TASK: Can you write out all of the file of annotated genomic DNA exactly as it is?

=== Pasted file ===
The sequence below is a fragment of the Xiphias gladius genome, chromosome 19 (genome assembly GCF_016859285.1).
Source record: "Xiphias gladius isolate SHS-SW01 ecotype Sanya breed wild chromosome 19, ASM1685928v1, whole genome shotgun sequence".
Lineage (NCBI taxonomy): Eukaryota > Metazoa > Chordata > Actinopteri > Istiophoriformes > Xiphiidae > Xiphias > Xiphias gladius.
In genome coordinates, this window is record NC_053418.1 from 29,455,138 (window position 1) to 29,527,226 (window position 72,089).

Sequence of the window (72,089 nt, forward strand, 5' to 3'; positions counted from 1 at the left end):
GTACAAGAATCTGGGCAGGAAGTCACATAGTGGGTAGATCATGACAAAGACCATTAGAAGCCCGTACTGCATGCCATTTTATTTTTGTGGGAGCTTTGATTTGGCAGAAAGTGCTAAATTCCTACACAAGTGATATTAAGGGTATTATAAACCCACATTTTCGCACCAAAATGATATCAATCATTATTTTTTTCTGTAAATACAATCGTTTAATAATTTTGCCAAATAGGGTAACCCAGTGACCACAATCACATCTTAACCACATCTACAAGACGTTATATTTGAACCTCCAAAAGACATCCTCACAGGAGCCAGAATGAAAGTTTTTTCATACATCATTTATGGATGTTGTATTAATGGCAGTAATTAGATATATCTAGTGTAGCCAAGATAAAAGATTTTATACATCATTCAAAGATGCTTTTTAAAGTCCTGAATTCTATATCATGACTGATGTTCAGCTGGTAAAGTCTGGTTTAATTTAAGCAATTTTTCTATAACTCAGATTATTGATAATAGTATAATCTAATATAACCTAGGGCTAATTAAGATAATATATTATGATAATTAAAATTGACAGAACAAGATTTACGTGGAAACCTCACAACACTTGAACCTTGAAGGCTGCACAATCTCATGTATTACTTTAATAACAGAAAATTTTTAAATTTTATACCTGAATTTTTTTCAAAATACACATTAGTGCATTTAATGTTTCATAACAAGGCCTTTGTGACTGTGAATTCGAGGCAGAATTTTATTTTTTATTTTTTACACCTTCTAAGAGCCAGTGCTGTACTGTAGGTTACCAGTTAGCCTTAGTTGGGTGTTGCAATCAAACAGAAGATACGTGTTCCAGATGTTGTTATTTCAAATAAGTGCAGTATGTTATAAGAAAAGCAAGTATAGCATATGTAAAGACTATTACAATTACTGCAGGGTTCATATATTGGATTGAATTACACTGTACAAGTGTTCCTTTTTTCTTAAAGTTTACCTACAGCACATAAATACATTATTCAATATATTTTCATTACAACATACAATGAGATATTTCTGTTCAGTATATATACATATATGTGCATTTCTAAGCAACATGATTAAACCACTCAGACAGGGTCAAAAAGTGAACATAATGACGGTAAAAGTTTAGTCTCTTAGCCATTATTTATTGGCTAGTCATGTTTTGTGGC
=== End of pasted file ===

The sequence below is a fragment of the Xiphias gladius genome, chromosome 19 (genome assembly GCF_016859285.1).
Source record: "Xiphias gladius isolate SHS-SW01 ecotype Sanya breed wild chromosome 19, ASM1685928v1, whole genome shotgun sequence".
Lineage (NCBI taxonomy): Eukaryota > Metazoa > Chordata > Actinopteri > Istiophoriformes > Xiphiidae > Xiphias > Xiphias gladius.
In genome coordinates, this window is record NC_053418.1 from 29,455,138 (window position 1) to 29,527,226 (window position 72,089).

Sequence of the window (72,089 nt, forward strand, 5' to 3'; positions counted from 1 at the left end):
GTACAAGAATCTGGGCAGGAAGTCACATAGTGGGTAGATCATGACAAAGACCATTAGAAGCCCGTACTGCATGCCATTTTATTTTTGTGGGAGCTTTGATTTGGCAGAAAGTGCTAAATTCCTACACAAGTGATATTAAGGGTATTATAAACCCACATTTTCGCACCAAAATGATATCAATCATTATTTTTTTCTGTAAATACAATCGTTTAATAATTTTGCCAAATAGGGTAACCCAGTGACCACAATCACATCTTAACCACATCTACAAGACGTTATATTTGAACCTCCAAAAGACATCCTCACAGGAGCCAGAATGAAAGTTTTTTCATACATCATTTATGGATGTTGTATTAATGGCAGTAATTAGATATATCTAGTGTAGCCAAGATAAAAGATTTTATACATCATTCAAAGATGCTTTTTAAAGTCCTGAATTCTATATCATGACTGATGTTCAGCTGGTAAAGTCTGGTTTAATTTAAGCAATTTTTCTATAACTCAGATTATTGATAATAGTATAATCTAATATAACCTAGGGCTAATTAAGATAATATATTATGATAATTAAAATTGACAGAACAAGATTTACGTGGAAACCTCACAACACTTGAACCTTGAAGGCTGCACAATCTCATGTATTACTTTAATAACAGAAAATTTTTAAATTTTATACCTGAATTTTTTTCAAAATACACATTAGTGCATTTAATGTTTCATAACAAGGCCTTTGTGACTGTGAATTCGAGGCAGAATTTTATTTTTTATTTTTTACACCTTCTAAGAGCCAGTGCTGTACTGTAGGTTACCAGTTAGCCTTAGTTGGGTGTTGCAATCAAACAGAAGATACGTGTTCCAGATGTTGTTATTTCAAATAAGTGCAGTATGTTATAAGAAAAGCAAGTATAGCATATGTAAAGACTATTACAATTACTGCAGGGTTCATATATTGGATTGAATTACACTGTACAAGTGTTCCTTTTTTCTTAAAGTTTACCTACAGCACATAAATACATTATTCAATATATTTTCATTACAACATACAATGAGATATTTCTGTTCAGTATATATACATATATGTGCATTTCTAAGCAACATGATTAAACCACTCAGACAGGGTCAAAAAGTGAACATAATGACGGTAAAAGTTTAGTCTCTTAGCCATTATTTATTGGCTAGTCATGTTTTGTGGC